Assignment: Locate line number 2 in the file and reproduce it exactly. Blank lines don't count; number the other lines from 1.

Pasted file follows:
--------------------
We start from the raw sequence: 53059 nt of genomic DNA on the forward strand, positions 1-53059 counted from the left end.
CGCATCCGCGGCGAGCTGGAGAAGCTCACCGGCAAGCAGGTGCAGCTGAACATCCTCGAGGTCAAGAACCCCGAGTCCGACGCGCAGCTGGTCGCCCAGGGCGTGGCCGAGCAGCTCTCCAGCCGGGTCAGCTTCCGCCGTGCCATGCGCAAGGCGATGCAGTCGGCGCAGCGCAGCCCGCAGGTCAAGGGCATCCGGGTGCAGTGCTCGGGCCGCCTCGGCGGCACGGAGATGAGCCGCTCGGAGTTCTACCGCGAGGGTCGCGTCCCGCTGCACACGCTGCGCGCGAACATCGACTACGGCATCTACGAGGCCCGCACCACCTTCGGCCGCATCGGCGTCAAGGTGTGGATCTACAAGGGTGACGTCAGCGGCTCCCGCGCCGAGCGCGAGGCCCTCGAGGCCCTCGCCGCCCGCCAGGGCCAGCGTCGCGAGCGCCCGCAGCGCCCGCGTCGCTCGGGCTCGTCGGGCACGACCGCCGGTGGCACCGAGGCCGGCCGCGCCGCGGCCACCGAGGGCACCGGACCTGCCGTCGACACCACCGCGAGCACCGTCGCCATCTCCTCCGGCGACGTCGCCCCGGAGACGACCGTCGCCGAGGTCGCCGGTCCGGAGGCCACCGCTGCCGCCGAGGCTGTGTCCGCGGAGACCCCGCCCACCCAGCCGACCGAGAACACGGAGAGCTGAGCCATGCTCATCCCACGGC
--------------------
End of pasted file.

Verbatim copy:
CGCATCCGCGGCGAGCTGGAGAAGCTCACCGGCAAGCAGGTGCAGCTGAACATCCTCGAGGTCAAGAACCCCGAGTCCGACGCGCAGCTGGTCGCCCAGGGCGTGGCCGAGCAGCTCTCCAGCCGGGTCAGCTTCCGCCGTGCCATGCGCAAGGCGATGCAGTCGGCGCAGCGCAGCCCGCAGGTCAAGGGCATCCGGGTGCAGTGCTCGGGCCGCCTCGGCGGCACGGAGATGAGCCGCTCGGAGTTCTACCGCGAGGGTCGCGTCCCGCTGCACACGCTGCGCGCGAACATCGACTACGGCATCTACGAGGCCCGCACCACCTTCGGCCGCATCGGCGTCAAGGTGTGGATCTACAAGGGTGACGTCAGCGGCTCCCGCGCCGAGCGCGAGGCCCTCGAGGCCCTCGCCGCCCGCCAGGGCCAGCGTCGCGAGCGCCCGCAGCGCCCGCGTCGCTCGGGCTCGTCGGGCACGACCGCCGGTGGCACCGAGGCCGGCCGCGCCGCGGCCACCGAGGGCACCGGACCTGCCGTCGACACCACCGCGAGCACCGTCGCCATCTCCTCCGGCGACGTCGCCCCGGAGACGACCGTCGCCGAGGTCGCCGGTCCGGAGGCCACCGCTGCCGCCGAGGCTGTGTCCGCGGAGACCCCGCCCACCCAGCCGACCGAGAACACGGAGAGCTGAGCCATGCTCATCCCACGGC